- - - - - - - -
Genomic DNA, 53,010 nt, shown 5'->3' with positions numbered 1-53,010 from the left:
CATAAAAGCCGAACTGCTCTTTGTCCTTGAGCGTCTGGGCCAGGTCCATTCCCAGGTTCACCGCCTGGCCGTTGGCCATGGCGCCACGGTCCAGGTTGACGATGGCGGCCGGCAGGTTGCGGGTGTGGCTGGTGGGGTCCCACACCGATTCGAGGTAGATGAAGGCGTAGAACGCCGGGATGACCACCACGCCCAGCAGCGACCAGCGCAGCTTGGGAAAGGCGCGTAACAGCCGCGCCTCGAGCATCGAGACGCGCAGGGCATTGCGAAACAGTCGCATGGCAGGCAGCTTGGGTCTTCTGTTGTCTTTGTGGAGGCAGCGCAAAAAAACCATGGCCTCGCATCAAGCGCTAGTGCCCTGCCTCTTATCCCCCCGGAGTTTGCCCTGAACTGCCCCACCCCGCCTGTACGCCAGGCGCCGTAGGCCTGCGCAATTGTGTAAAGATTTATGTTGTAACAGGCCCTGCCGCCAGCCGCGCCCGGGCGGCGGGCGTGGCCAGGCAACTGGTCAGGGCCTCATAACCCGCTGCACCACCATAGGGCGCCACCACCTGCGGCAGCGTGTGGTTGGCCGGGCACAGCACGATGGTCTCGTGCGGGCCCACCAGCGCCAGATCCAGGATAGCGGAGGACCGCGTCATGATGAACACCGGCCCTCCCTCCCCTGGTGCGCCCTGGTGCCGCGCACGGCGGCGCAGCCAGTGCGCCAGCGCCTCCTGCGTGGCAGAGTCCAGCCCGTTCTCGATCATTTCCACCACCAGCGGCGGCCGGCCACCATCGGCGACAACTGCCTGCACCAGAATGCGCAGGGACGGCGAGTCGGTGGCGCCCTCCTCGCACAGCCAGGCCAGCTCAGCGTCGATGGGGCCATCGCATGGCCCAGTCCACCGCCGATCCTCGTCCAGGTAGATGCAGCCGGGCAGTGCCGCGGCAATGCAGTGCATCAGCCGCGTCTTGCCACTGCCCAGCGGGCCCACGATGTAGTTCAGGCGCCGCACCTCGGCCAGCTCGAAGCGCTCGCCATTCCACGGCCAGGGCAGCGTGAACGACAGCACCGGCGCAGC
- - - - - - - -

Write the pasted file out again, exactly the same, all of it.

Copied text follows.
Genomic DNA, 53,010 nt, shown 5'->3' with positions numbered 1-53,010 from the left:
CATAAAAGCCGAACTGCTCTTTGTCCTTGAGCGTCTGGGCCAGGTCCATTCCCAGGTTCACCGCCTGGCCGTTGGCCATGGCGCCACGGTCCAGGTTGACGATGGCGGCCGGCAGGTTGCGGGTGTGGCTGGTGGGGTCCCACACCGATTCGAGGTAGATGAAGGCGTAGAACGCCGGGATGACCACCACGCCCAGCAGCGACCAGCGCAGCTTGGGAAAGGCGCGTAACAGCCGCGCCTCGAGCATCGAGACGCGCAGGGCATTGCGAAACAGTCGCATGGCAGGCAGCTTGGGTCTTCTGTTGTCTTTGTGGAGGCAGCGCAAAAAAACCATGGCCTCGCATCAAGCGCTAGTGCCCTGCCTCTTATCCCCCCGGAGTTTGCCCTGAACTGCCCCACCCCGCCTGTACGCCAGGCGCCGTAGGCCTGCGCAATTGTGTAAAGATTTATGTTGTAACAGGCCCTGCCGCCAGCCGCGCCCGGGCGGCGGGCGTGGCCAGGCAACTGGTCAGGGCCTCATAACCCGCTGCACCACCATAGGGCGCCACCACCTGCGGCAGCGTGTGGTTGGCCGGGCACAGCACGATGGTCTCGTGCGGGCCCACCAGCGCCAGATCCAGGATAGCGGAGGACCGCGTCATGATGAACACCGGCCCTCCCTCCCCTGGTGCGCCCTGGTGCCGCGCACGGCGGCGCAGCCAGTGCGCCAGCGCCTCCTGCGTGGCAGAGTCCAGCCCGTTCTCGATCATTTCCACCACCAGCGGCGGCCGGCCACCATCGGCGACAACTGCCTGCACCAGAATGCGCAGGGACGGCGAGTCGGTGGCGCCCTCCTCGCACAGCCAGGCCAGCTCAGCGTCGATGGGGCCATCGCATGGCCCAGTCCACCGCCGATCCTCGTCCAGGTAGATGCAGCCGGGCAGTGCCGCGGCAATGCAGTGCATCAGCCGCGTCTTGCCACTGCCCAGCGGGCCCACGATGTAGTTCAGGCGCCGCACCTCGGCCAGCTCGAAGCGCTCGCCATTCCACGGCCAGGGCAGCGTGAACGACAGCACCGGCGCAGC